Aside from in-game transactions conducted with Facebook Credits — of which Facebook gets up to a 30 percent cut as part of a special agreement with the social game giant — and ads bought by Zynga, the CityVille developer also generates a large chunk of pages where Facebook displays ads. While Zynga is locked into Facebook Credits until May 2015, Facebook points out that any trouble in paradise with its biggest game developer could harm its bottom line.

Be sure to follow our sister site, Inside Facebook, for full coverage of Facebook’s initial public offering.

Facebook relents on Credits, allows in-app currency offers

Facebook announced today that it will give developers the option to provide in-app offers in their native currency, the company announced in a blog post Friday.

The change should help developers since users are more likely to complete offers that involve the unique currency of the game they’re playing. Completing offers in units of Facebook Credits might not be as easy to understand for users who have to do the math to know what Credits convert to. “In-app offers,” as Facebook noted in its announcement, are an important way for developers to monetize users who might not otherwise buy virtual currency. In these cases, advertisers cover the cost of the currency in return for the app bringing them customers.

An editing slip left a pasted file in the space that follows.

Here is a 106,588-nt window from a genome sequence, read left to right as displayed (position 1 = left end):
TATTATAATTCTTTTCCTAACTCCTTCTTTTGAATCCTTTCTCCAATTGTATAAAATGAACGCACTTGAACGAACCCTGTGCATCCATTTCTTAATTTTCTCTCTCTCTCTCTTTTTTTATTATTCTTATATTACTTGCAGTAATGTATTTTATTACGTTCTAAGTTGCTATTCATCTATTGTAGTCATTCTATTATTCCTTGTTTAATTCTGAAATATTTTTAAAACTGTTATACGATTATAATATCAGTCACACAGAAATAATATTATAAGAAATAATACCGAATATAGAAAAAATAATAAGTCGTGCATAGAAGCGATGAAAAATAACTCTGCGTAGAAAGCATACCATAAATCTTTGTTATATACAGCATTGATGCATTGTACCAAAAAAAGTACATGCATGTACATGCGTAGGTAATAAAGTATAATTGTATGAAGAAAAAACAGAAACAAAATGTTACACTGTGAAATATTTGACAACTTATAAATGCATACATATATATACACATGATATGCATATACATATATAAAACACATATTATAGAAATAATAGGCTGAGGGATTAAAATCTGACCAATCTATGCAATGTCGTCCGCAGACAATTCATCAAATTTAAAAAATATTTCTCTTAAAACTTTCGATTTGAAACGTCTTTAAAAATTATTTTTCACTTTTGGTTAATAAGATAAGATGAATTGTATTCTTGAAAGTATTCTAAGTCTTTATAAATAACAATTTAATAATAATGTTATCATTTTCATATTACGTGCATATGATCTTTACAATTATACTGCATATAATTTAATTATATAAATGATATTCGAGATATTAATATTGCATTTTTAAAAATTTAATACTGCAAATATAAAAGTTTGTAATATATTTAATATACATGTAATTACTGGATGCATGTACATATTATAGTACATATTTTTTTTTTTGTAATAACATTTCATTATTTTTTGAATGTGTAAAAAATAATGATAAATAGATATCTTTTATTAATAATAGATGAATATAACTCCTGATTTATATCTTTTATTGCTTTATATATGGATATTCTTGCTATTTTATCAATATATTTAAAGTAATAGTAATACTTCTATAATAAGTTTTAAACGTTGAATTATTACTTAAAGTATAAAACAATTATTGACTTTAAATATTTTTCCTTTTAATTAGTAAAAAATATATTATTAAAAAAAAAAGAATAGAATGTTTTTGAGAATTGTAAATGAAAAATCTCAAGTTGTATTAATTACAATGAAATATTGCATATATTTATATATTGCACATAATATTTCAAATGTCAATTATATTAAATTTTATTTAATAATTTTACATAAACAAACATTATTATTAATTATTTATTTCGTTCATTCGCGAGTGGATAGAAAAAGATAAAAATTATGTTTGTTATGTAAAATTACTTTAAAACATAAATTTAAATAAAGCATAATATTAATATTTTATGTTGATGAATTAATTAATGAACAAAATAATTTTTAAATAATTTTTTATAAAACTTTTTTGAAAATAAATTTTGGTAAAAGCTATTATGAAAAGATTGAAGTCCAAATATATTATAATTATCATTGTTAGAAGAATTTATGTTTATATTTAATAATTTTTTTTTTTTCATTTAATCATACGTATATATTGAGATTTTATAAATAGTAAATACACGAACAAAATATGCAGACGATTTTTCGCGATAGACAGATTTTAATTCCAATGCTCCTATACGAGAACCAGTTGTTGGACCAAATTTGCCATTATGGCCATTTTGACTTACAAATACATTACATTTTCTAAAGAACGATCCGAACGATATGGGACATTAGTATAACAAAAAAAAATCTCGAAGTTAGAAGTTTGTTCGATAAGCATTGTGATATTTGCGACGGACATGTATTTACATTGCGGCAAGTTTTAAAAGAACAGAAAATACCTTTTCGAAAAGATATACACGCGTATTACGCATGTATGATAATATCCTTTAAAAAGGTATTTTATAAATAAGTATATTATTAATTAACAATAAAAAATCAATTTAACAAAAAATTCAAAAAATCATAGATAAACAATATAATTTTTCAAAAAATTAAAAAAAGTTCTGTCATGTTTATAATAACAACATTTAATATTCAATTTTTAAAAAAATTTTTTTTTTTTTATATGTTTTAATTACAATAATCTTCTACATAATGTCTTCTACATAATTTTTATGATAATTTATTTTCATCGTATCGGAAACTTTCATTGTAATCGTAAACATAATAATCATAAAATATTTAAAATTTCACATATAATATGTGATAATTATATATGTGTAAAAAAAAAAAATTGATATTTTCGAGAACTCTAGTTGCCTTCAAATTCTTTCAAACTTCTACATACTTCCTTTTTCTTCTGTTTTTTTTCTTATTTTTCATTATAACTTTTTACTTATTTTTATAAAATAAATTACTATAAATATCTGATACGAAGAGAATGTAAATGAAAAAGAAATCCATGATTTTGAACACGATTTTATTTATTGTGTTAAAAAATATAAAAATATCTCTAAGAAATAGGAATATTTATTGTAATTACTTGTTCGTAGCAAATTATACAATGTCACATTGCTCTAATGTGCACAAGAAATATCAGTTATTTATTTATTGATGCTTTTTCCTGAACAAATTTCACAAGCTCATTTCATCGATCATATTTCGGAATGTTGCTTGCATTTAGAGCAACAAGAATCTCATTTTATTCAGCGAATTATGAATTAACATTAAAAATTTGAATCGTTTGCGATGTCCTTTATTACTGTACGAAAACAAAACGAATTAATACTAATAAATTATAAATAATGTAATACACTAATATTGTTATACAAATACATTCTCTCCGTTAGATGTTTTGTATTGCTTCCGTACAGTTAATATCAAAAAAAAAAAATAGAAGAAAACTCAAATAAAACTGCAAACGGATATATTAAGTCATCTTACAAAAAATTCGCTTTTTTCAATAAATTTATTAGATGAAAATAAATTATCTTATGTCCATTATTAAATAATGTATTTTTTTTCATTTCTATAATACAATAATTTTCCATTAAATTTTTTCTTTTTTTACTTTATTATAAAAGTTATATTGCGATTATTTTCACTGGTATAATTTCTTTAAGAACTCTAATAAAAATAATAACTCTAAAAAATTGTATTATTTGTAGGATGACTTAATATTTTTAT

By completing advertiser offers, such as signing up for a subscription service or shopping in an online store, app users can earn virtual currency. Since the transition to Credits, which was made mandatory in July 2011, all offers have been done in Facebook’s universal currency, except for games by a few large developers who Facebook allowed to provide offers in their native currency. Now, the company is allowing all developers who prefer transactions to be in their own in-app currency to offer them. Before the launch of Credits, many third party offer networks provided offers to developers in native currencies.

Facebook will leave Credits offers as an option, which developers can use instead of or along with in-app currency offers. The new offers documentation supports Offerwall and Dealspot. Details are available on the Facebook Developer site.

This article originally appeared on our sister site, Inside Facebook.

Facebook Updates Credits Payflow, Adds International Payment Methods, and Updates Transfer Policy

Facebook has announced several updates to Credits today with changes that resolve a known pay flow issue, add additional payment methods for international markets, and restrict applications from transferring Credits between each other without prior authorization.

The pay flow issue deals with one of the three callbacks generated by the Pay Dialog. A recent change to the callback status=settled resulted in some cases in which users were not getting the item that they paid for. To avoid this problem, Facebook is now asking developers to fulfill orders on the callback status=placed instead of waiting around for status=settled. To completely eliminate confusion, Facebook is removing the status=settled callback 90 days from now.